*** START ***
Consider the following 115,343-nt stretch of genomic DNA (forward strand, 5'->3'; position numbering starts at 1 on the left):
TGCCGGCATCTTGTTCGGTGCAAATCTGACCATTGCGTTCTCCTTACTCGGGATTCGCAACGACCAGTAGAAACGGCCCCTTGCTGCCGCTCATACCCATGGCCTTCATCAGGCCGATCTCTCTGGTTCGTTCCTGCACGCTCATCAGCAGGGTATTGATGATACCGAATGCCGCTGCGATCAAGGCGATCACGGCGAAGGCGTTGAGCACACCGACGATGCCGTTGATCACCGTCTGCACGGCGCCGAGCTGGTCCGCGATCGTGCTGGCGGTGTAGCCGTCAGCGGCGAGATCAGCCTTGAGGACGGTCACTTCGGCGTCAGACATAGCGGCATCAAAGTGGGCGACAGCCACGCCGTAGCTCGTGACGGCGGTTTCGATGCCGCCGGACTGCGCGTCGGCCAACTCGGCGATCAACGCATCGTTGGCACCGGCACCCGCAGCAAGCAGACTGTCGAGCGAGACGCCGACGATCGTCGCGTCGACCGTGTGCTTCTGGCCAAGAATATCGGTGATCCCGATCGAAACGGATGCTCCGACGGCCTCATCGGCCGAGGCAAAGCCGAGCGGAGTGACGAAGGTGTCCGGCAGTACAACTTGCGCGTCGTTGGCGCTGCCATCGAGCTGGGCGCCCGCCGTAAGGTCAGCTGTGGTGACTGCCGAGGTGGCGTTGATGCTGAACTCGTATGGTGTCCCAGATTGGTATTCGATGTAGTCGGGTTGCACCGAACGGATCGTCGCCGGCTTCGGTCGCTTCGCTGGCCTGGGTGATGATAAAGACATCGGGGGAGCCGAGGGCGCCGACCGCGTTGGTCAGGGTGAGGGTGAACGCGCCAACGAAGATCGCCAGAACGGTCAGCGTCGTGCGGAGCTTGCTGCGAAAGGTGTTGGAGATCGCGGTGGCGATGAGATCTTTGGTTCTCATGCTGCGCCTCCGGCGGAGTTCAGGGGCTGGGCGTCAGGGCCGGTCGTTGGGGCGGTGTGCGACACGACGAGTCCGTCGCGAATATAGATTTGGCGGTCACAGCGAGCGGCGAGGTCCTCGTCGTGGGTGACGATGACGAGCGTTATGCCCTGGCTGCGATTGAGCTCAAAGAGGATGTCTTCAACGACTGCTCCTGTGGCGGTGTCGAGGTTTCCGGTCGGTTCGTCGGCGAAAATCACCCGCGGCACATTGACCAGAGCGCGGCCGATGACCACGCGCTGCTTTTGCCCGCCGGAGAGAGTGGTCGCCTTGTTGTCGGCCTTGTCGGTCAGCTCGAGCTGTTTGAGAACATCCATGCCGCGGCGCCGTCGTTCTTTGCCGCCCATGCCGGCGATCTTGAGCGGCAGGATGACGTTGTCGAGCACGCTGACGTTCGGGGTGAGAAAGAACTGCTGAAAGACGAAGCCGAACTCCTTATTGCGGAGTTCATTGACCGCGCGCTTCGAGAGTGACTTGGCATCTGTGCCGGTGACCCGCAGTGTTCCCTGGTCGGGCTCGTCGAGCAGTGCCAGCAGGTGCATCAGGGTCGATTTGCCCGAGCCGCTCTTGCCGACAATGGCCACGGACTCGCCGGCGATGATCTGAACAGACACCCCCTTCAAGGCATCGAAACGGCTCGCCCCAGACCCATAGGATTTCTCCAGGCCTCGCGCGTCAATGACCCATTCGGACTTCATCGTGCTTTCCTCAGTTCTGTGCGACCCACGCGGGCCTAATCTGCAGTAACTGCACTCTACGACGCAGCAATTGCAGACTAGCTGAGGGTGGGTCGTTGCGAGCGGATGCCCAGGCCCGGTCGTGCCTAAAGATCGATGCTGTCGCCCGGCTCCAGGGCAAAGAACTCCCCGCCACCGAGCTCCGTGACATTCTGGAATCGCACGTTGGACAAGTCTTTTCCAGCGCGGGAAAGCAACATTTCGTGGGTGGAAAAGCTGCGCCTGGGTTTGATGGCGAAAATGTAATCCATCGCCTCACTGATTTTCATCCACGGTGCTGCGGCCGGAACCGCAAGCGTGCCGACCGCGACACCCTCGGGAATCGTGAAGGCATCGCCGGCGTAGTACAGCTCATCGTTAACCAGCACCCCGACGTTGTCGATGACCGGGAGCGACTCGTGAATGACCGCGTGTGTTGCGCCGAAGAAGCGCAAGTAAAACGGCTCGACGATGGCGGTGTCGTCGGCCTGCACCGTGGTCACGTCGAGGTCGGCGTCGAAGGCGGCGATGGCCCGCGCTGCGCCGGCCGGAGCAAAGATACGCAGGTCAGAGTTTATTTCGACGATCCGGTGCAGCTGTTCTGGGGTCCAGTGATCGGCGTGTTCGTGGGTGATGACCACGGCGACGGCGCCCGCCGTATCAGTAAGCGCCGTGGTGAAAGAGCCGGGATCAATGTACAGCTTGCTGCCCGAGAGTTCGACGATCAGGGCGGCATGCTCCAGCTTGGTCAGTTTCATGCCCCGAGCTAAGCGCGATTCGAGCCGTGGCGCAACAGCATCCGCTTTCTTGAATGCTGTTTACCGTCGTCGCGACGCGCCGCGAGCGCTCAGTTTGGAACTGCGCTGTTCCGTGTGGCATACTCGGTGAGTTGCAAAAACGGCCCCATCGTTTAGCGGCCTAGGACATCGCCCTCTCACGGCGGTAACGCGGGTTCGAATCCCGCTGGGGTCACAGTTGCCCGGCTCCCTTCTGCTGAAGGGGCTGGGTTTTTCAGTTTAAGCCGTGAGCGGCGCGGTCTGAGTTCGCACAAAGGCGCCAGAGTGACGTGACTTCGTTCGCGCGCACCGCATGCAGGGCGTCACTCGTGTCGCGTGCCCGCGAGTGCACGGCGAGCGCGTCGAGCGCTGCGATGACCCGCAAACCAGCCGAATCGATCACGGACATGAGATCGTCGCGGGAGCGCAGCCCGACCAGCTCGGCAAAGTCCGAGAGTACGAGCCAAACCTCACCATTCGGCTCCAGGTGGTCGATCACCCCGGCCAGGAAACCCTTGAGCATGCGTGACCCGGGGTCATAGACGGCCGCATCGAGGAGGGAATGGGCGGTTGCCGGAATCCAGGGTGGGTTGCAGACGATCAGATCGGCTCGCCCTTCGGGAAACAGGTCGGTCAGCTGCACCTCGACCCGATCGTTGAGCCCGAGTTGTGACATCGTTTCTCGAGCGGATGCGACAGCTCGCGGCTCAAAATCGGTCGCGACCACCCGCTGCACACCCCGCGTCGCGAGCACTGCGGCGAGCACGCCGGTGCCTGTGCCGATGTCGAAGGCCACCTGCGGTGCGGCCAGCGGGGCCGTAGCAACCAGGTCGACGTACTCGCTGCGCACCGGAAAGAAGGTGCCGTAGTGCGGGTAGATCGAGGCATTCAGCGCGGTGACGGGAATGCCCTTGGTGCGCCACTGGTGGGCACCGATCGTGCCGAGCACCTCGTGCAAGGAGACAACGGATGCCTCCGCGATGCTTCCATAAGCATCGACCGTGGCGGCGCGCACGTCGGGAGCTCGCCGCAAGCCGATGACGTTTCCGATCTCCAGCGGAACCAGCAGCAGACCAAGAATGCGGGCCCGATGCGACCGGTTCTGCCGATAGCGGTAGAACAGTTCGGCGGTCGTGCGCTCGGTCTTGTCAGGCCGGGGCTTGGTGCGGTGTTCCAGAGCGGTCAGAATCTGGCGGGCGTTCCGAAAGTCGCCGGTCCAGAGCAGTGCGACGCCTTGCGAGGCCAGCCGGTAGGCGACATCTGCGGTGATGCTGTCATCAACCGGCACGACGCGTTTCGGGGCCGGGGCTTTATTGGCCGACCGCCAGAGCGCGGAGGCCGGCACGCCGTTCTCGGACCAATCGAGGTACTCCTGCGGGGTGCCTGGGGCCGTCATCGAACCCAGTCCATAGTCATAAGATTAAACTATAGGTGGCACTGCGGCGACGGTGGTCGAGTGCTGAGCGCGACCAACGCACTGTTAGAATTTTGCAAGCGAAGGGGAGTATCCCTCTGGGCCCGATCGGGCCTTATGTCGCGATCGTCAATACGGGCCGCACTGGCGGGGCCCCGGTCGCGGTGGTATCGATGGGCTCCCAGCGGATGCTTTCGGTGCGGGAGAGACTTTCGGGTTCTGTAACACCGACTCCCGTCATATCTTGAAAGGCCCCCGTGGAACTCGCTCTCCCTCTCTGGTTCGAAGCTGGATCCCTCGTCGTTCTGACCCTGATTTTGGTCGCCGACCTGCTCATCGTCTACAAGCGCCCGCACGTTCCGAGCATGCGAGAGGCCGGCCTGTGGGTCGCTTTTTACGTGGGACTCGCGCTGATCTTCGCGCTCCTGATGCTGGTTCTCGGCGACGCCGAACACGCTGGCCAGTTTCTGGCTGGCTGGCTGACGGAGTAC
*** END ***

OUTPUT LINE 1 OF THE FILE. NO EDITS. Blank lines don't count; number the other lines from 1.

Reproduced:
Consider the following 115,343-nt stretch of genomic DNA (forward strand, 5'->3'; position numbering starts at 1 on the left):